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ISSN: 2637-6628

Online Journal of Neurology and Brain Disorders

Opinion(ISSN: 2637-6628)

The Sodium Valproate: Doctor Jekyll and Mister Hyde Volume 1 - Issue 5

Jean Louis Bossu*

  • Institut des Neurosciences Cellulaires et Intégratives, Strasbourg, France

Received: August 01, 2018;   Published: August 29, 2018

Corresponding author: Jean Louis Bossu, Institut des Neurosciences Cellulaires et Intégratives, INCI, ULP 5 rue Blaise Pascal 67000 Strasbourg, France.

DOI: 10.32474/OJNBD.2018.01.000122

Abstract PDF

Opinion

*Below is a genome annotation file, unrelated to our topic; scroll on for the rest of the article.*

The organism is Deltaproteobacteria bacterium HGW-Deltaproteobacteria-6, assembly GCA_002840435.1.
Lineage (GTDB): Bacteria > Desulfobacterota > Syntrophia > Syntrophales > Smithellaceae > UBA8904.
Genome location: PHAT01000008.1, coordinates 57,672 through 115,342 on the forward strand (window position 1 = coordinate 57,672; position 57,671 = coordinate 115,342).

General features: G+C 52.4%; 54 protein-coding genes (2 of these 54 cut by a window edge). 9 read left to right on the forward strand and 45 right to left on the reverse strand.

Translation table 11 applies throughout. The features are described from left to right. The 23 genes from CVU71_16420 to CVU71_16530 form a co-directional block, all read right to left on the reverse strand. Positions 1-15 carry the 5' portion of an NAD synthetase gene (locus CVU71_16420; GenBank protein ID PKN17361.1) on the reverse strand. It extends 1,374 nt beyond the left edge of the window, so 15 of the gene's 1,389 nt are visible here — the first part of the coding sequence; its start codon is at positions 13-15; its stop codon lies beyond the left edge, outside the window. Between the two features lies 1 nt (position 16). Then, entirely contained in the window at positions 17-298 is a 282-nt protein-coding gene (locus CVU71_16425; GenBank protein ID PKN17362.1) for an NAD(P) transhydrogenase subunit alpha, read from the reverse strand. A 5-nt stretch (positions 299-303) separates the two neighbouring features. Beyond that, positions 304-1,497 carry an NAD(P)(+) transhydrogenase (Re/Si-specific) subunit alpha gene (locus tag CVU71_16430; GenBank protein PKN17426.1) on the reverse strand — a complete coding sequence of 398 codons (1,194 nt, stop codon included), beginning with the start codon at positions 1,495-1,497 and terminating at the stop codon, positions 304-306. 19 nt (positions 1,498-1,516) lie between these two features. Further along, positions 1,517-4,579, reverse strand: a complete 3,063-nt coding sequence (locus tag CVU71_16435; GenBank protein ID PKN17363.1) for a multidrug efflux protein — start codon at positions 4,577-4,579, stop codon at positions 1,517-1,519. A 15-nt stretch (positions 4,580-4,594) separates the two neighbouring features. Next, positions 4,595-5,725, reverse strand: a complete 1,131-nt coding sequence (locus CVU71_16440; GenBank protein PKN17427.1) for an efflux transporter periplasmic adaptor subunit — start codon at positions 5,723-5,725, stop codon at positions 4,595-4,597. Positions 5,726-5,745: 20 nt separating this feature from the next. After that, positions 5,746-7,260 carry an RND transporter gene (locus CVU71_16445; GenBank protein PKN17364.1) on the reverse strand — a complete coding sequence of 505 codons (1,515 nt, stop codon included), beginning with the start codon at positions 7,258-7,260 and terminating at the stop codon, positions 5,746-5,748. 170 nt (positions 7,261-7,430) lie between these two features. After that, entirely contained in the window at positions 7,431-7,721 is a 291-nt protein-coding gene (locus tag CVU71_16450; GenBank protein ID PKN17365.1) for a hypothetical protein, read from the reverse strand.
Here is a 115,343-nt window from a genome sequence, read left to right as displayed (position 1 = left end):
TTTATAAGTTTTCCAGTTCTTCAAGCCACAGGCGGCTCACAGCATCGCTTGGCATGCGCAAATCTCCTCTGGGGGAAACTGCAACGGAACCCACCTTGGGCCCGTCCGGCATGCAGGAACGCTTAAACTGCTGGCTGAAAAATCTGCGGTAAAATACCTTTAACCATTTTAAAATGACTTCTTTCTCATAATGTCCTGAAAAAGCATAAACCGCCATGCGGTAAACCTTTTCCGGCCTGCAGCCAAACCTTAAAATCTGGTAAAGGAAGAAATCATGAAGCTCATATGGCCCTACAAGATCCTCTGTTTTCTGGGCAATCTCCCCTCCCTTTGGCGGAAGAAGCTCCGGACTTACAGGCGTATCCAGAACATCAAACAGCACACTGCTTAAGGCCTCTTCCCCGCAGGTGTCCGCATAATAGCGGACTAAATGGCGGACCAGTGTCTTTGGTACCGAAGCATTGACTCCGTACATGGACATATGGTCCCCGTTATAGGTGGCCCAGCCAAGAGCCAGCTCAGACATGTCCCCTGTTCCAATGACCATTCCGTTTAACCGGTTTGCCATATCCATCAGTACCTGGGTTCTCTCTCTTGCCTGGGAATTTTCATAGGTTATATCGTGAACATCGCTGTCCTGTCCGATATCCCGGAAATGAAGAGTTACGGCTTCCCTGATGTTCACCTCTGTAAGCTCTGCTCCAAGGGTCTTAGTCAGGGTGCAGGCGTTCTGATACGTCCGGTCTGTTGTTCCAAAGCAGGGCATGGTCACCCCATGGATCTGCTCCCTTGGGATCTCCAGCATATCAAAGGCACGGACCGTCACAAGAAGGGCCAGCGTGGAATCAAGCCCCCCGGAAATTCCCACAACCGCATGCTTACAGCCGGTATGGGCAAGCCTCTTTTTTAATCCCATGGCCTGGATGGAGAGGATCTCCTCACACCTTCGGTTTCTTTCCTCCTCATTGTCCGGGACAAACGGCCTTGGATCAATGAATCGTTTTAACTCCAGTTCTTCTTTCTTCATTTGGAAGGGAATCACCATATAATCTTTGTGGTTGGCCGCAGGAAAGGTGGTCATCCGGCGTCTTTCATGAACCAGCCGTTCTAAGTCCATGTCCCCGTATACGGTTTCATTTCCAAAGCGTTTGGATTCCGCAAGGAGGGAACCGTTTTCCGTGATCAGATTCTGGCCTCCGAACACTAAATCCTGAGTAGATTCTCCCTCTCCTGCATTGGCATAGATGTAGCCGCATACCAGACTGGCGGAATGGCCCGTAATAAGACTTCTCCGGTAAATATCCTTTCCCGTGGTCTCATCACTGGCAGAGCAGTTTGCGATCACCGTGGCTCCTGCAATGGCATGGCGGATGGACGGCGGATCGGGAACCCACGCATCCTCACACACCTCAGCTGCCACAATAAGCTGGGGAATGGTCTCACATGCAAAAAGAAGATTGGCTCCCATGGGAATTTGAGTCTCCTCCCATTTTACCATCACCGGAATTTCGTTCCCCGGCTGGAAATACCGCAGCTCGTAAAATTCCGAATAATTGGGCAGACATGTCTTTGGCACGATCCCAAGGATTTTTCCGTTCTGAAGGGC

The sodium valproate (VPA) is a very simple structural compound derived from the valeric acid produced by a plant “Valeriana officinalis”. Extract s of this this plant were used by the doctors of Ancient Greece to cure insomnia and by the Romans to treat palpitations and arrhythmia. VPA was used for the first time as an anticonvulsant in 1963 [1] and in 1974 Jevson and Clark [2] after their clinical study on 63 patients whom 40 of them had failed to respond to other anticonvulsants concluded that in 43% of patients, epilepsy stopped completely, and in 22% of patients, the attacks were reduced by 50%. An unusual side effect was temporary hair loss. Since then VPA is widely used to treat almost all types of seizures and epilepsy syndromes, and is used successfully, for patients displaying epilepsy resistant to other medications [3]. Behind its anticonvulsants effect, VPA targets also a wide range of neurological diseases including some neurodegenerative pathologies, addiction, bipolar and obsessive-compulsive disorders and migraine [4]. Face to its broad therapeutic spectrum, this simple molecule has complex mode of actions. As an anticonvulsant agent VPA potentiates the GAB Aergique transmission, but also inhibits Glutamatergic transmission, blocked some voltagegated channels and modulates serotoninergic and dopaminergic neurotransmission [5]. One unexpected and fundamental effect of VPA is to inhibit histone deacetylase (HDAC) and by this way VPA impairs gene transcription. As epigenics drugs can modulate global gene expression in tumors, VPA was showed to target signaling pathways in cancer cells and then became a good candidate in new clinical trial [4].